Monday, 20 April 2015

B.O.T.D. Hoary Redpoll

Hoary Redpoll (Acanthis hornemanni)


Common Redpolls and Hoary Redpoll can be confusing to differentiate because they look alike, share similar ranges and have similar songs and calls. The Hoary Redpoll is almost always seen with flocks of Common Redpolls and is generally paler and less streaked, with a stubbier bill. Some Hoary Redpolls are nearly impossible to differentiate from Commons, however, because of individual  variation within both species and some overlap in identifying features. Both redpoll species are remote northern nesters and "predictable unpredictable" winter visitors to southern Canada. Like many finches, they can be abundant one year and almost absent the next. In the south, they tend to be more abundant every second winter, reflecting cyclic lows and highs in seed availability in their normal (northern) range. Things were much simpler when the two redpolls were considered a single species.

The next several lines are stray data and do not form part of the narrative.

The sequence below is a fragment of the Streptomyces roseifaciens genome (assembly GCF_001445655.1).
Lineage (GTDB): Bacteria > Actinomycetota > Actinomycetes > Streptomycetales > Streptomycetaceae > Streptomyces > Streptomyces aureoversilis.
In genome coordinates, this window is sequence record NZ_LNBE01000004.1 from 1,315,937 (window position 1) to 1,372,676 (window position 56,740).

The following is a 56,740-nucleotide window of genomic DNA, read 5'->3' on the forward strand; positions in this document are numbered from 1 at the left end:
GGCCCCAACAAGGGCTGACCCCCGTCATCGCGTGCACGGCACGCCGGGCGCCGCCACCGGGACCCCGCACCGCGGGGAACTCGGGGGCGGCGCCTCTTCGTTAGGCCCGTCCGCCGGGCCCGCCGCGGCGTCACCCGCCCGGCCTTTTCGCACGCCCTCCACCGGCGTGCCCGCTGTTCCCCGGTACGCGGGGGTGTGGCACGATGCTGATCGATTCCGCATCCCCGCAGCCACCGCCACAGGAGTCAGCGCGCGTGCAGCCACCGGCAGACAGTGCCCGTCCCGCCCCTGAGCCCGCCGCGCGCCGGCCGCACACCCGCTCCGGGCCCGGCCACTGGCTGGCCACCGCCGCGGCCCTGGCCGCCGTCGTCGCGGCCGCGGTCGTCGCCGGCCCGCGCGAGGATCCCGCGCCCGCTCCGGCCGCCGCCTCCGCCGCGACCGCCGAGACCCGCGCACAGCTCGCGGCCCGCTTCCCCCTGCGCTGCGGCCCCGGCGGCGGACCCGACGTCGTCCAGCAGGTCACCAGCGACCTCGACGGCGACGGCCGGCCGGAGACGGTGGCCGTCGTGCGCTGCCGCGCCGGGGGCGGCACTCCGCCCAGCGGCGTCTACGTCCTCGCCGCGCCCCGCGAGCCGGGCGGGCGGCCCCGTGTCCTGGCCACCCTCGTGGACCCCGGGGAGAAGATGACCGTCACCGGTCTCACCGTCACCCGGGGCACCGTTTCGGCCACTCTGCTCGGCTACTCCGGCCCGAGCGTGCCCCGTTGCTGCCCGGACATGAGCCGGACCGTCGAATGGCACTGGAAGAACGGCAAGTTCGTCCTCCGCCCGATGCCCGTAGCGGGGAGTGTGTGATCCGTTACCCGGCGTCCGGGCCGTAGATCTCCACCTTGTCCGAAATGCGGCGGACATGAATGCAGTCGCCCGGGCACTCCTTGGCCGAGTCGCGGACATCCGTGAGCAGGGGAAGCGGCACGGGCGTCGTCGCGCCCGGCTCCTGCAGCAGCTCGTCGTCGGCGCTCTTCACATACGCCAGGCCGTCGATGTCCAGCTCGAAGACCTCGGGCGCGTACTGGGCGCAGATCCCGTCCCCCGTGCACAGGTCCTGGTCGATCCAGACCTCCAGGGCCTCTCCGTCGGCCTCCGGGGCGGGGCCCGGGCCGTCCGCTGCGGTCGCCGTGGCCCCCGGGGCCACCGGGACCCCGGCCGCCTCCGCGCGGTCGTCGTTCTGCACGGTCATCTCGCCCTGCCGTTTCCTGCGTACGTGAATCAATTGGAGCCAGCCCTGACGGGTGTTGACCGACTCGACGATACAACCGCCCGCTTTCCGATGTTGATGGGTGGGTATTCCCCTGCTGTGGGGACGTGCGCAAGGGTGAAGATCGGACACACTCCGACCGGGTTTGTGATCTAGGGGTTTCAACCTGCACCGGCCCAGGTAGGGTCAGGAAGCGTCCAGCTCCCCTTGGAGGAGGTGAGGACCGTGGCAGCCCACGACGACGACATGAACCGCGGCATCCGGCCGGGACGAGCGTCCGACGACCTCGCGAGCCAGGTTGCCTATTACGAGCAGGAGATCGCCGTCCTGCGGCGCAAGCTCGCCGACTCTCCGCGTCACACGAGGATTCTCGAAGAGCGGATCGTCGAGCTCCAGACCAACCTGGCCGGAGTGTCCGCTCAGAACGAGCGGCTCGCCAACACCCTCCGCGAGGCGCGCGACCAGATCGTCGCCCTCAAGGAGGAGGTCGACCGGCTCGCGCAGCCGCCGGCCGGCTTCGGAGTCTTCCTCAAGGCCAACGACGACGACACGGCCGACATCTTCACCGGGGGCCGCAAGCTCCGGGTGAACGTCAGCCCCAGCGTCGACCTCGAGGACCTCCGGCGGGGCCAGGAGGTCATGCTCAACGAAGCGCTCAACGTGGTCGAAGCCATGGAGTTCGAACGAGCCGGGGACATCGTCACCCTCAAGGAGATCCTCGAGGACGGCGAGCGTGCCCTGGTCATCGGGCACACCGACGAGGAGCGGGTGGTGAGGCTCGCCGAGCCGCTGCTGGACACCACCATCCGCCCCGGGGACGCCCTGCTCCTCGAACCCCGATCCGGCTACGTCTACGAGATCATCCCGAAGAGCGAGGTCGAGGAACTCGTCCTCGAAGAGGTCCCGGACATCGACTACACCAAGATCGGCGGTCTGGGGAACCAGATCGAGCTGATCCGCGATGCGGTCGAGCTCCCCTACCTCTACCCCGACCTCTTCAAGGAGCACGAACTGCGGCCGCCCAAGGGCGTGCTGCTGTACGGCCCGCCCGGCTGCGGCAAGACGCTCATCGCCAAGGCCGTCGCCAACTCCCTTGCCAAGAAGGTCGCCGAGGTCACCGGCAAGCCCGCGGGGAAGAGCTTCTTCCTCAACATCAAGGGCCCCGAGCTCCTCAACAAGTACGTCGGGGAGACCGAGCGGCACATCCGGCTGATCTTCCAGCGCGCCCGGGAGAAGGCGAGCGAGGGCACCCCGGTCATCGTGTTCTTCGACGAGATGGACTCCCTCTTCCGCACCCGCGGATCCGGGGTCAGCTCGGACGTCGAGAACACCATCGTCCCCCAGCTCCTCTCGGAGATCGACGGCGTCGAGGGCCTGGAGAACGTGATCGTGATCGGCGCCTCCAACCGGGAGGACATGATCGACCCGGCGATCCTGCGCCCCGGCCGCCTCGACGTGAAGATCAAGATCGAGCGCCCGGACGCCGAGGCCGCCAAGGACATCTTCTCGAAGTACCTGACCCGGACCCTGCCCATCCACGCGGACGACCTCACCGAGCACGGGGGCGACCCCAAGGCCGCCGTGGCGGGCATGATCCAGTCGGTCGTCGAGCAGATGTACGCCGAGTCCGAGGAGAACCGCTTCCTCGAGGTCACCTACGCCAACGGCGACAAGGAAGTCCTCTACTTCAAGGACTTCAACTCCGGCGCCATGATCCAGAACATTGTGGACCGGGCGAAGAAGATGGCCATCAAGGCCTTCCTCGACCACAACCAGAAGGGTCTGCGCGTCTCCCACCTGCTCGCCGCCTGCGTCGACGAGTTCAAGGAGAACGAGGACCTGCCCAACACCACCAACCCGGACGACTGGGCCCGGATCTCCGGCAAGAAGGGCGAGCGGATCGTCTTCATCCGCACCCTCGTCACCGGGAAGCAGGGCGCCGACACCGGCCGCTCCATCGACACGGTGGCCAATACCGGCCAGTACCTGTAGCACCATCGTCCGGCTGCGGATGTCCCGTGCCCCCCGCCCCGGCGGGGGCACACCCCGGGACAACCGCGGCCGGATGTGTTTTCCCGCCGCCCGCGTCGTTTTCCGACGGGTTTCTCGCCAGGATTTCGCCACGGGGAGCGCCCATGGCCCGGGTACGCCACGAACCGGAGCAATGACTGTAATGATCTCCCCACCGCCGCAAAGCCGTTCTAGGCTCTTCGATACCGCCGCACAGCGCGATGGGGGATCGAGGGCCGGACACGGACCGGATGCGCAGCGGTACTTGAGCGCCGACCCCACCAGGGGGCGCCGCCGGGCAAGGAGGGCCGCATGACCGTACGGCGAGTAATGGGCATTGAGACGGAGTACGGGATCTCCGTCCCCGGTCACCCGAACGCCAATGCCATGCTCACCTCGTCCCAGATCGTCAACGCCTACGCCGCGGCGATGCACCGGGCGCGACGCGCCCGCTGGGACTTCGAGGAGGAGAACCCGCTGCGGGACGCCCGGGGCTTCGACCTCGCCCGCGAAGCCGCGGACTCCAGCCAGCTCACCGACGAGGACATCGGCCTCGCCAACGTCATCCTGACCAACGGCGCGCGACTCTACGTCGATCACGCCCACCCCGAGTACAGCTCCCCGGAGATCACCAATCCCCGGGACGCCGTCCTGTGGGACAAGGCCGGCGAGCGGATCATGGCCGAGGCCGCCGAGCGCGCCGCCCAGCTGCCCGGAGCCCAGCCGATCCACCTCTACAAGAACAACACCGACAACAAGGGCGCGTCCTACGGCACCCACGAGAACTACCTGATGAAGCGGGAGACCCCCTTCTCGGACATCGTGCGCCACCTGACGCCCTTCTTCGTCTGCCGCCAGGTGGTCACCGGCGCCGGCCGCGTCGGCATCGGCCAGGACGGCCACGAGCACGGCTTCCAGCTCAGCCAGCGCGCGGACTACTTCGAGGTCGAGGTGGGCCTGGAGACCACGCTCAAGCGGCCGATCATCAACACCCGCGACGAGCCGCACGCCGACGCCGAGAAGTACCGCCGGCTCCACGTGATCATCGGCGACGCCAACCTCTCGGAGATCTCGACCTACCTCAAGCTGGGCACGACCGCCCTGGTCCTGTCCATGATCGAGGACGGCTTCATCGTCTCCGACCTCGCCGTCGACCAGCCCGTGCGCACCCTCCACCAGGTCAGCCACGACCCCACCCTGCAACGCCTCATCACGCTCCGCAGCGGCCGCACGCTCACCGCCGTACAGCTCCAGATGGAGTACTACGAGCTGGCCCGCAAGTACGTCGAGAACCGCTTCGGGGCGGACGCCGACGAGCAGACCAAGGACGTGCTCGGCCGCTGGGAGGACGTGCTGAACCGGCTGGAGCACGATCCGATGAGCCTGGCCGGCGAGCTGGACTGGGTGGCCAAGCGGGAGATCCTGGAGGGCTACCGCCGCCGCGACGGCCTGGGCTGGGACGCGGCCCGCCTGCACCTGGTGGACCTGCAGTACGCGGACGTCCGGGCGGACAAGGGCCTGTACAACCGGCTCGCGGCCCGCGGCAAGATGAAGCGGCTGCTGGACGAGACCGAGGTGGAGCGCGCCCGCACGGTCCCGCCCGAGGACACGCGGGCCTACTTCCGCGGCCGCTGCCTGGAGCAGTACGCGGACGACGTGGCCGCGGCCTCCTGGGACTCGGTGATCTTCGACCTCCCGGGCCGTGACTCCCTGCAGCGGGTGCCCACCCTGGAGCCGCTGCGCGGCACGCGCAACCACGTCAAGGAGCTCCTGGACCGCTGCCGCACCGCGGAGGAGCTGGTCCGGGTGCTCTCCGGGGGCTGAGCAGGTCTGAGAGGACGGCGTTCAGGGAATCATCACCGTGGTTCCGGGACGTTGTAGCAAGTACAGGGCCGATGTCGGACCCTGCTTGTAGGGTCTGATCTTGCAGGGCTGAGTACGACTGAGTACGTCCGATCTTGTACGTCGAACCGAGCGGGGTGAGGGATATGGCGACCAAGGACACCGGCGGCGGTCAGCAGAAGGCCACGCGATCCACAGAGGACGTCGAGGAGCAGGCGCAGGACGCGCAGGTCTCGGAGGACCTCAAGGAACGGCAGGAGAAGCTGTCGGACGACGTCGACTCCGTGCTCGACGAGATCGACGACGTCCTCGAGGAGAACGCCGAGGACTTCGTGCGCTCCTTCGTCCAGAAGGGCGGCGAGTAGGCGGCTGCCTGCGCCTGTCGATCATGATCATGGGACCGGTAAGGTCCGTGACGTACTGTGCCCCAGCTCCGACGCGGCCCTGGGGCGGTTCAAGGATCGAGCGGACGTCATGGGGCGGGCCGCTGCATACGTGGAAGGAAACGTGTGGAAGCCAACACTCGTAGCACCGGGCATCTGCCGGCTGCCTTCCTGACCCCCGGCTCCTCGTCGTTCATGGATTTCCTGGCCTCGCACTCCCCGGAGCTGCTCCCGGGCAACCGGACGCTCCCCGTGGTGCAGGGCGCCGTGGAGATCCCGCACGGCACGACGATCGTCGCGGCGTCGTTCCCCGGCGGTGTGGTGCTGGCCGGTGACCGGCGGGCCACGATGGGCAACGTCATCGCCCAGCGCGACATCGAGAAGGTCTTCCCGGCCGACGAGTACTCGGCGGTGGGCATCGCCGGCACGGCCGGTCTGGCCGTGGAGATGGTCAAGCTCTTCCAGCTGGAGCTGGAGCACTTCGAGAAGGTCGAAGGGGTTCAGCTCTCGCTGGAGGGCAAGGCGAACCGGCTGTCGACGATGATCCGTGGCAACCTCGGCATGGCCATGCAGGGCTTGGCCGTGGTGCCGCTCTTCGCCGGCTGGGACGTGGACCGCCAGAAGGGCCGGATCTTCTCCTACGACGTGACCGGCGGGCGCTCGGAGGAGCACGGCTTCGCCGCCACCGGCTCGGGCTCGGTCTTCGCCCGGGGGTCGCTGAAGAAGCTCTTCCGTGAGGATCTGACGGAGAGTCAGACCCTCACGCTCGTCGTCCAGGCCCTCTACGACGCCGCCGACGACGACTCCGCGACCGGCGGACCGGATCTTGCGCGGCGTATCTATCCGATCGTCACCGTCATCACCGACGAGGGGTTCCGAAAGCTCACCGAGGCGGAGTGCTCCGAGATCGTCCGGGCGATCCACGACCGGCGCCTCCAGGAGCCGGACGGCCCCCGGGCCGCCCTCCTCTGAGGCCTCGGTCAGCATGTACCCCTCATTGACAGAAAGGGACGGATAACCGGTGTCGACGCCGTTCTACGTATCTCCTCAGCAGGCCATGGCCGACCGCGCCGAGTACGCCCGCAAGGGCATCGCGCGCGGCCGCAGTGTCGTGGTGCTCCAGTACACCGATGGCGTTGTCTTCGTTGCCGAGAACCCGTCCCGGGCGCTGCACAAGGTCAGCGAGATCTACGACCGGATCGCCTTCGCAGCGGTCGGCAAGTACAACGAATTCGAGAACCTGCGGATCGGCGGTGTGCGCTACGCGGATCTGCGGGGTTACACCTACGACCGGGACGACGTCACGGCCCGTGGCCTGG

Redpolls are widely  adapted to life in the cold. They have a high level of food intake, in part because of a special storage pouch in the esophagus (the esophageal diverticulum), which allows them to carry large quantities of energy-rich seeds.

Lone Pine Publications: Birds of Canada